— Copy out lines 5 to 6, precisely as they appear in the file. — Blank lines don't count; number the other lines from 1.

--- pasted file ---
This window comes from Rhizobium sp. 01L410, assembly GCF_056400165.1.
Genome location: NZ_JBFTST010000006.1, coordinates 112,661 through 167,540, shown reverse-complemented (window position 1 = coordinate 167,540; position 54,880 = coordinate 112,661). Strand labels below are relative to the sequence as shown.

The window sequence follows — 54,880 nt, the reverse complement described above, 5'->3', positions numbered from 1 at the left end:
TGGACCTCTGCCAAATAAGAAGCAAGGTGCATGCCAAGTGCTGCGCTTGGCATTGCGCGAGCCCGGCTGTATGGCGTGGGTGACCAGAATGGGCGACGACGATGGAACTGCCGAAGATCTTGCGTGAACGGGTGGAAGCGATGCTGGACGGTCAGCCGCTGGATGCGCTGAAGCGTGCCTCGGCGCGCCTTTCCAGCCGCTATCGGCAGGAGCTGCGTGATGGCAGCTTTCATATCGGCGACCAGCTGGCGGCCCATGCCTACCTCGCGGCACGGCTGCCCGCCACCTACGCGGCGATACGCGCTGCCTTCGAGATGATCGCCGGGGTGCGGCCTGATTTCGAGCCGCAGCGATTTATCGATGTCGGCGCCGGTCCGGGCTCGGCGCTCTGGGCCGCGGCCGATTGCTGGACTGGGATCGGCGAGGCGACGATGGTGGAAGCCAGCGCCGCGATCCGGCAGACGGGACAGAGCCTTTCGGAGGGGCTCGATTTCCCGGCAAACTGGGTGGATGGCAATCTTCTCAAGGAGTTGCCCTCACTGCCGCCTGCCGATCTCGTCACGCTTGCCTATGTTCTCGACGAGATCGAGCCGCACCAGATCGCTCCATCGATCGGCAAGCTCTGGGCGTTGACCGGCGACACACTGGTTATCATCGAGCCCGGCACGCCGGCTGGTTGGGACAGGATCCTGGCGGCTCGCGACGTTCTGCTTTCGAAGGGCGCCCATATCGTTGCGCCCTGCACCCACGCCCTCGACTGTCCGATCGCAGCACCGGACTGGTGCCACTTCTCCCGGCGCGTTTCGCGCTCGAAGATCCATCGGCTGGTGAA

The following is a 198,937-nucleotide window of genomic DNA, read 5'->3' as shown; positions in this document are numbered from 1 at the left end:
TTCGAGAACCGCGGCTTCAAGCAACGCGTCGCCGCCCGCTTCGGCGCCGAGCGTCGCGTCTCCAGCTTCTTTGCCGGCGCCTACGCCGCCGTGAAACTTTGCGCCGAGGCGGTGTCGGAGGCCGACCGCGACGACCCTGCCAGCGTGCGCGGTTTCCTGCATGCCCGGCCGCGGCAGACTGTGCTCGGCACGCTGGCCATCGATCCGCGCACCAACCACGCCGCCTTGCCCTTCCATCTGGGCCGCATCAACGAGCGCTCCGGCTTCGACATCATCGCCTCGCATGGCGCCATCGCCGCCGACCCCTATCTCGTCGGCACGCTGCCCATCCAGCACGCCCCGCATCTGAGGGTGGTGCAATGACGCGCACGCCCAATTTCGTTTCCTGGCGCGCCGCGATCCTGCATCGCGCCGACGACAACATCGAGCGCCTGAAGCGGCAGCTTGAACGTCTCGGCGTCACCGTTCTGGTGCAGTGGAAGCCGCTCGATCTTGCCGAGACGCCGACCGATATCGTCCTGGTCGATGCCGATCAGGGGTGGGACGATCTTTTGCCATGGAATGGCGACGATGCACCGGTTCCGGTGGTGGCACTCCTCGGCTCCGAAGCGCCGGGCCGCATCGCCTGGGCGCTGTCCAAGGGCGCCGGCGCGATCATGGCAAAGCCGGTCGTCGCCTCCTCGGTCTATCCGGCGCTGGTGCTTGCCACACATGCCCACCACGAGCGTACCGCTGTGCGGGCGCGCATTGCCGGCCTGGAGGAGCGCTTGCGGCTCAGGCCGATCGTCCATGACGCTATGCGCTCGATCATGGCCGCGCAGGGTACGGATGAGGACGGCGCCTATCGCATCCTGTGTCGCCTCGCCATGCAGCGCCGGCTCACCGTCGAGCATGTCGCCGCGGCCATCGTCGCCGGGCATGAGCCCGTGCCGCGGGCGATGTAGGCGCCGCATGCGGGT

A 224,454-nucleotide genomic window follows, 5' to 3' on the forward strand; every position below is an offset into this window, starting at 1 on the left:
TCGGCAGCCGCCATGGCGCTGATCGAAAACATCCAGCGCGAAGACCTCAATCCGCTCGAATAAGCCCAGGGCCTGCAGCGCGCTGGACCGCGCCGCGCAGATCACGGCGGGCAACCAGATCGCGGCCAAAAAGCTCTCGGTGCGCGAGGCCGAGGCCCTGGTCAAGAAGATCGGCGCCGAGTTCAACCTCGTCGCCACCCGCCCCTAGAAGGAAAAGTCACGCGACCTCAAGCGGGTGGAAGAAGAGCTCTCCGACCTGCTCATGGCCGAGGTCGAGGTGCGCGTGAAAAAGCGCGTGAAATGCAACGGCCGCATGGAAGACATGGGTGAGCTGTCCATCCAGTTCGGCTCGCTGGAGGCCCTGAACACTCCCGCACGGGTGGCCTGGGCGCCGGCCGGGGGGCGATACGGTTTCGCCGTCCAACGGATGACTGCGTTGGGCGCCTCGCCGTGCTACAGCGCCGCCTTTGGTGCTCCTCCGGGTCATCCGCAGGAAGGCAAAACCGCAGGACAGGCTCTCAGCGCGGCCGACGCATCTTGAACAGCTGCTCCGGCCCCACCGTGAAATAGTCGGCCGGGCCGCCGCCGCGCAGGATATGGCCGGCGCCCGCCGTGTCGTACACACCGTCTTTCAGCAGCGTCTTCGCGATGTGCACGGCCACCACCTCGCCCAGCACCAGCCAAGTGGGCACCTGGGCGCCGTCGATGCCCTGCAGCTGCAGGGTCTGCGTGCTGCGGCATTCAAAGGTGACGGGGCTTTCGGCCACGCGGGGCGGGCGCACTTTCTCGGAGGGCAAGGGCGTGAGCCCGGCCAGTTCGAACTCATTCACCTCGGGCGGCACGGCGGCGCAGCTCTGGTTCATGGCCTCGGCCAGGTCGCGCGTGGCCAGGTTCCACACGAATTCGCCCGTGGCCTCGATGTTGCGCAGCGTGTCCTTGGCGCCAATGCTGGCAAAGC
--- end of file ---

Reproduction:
The following is a 198,937-nucleotide window of genomic DNA, read 5'->3' as shown; positions in this document are numbered from 1 at the left end:
TTCGAGAACCGCGGCTTCAAGCAACGCGTCGCCGCCCGCTTCGGCGCCGAGCGTCGCGTCTCCAGCTTCTTTGCCGGCGCCTACGCCGCCGTGAAACTTTGCGCCGAGGCGGTGTCGGAGGCCGACCGCGACGACCCTGCCAGCGTGCGCGGTTTCCTGCATGCCCGGCCGCGGCAGACTGTGCTCGGCACGCTGGCCATCGATCCGCGCACCAACCACGCCGCCTTGCCCTTCCATCTGGGCCGCATCAACGAGCGCTCCGGCTTCGACATCATCGCCTCGCATGGCGCCATCGCCGCCGACCCCTATCTCGTCGGCACGCTGCCCATCCAGCACGCCCCGCATCTGAGGGTGGTGCAATGACGCGCACGCCCAATTTCGTTTCCTGGCGCGCCGCGATCCTGCATCGCGCCGACGACAACATCGAGCGCCTGAAGCGGCAGCTTGAACGTCTCGGCGTCACCGTTCTGGTGCAGTGGAAGCCGCTCGATCTTGCCGAGACGCCGACCGATATCGTCCTGGTCGATGCCGATCAGGGGTGGGACGATCTTTTGCCATGGAATGGCGACGATGCACCGGTTCCGGTGGTGGCACTCCTCGGCTCCGAAGCGCCGGGCCGCATCGCCTGGGCGCTGTCCAAGGGCGCCGGCGCGATCATGGCAAAGCCGGTCGTCGCCTCCTCGGTCTATCCGGCGCTGGTGCTTGCCACACATGCCCACCACGAGCGTACCGCTGTGCGGGCGCGCATTGCCGGCCTGGAGGAGCGCTTGCGGCTCAGGCCGATCGTCCATGACGCTATGCGCTCGATCATGGCCGCGCAGGGTACGGATGAGGACGGCGCCTATCGCATCCTGTGTCGCCTCGCCATGCAGCGCCGGCTCACCGTCGAGCATGTCGCCGCGGCCATCGTCGCCGGGCATGAGCCCGTGCCGCGGGCGATGTAGGCGCCGCATGCGGGT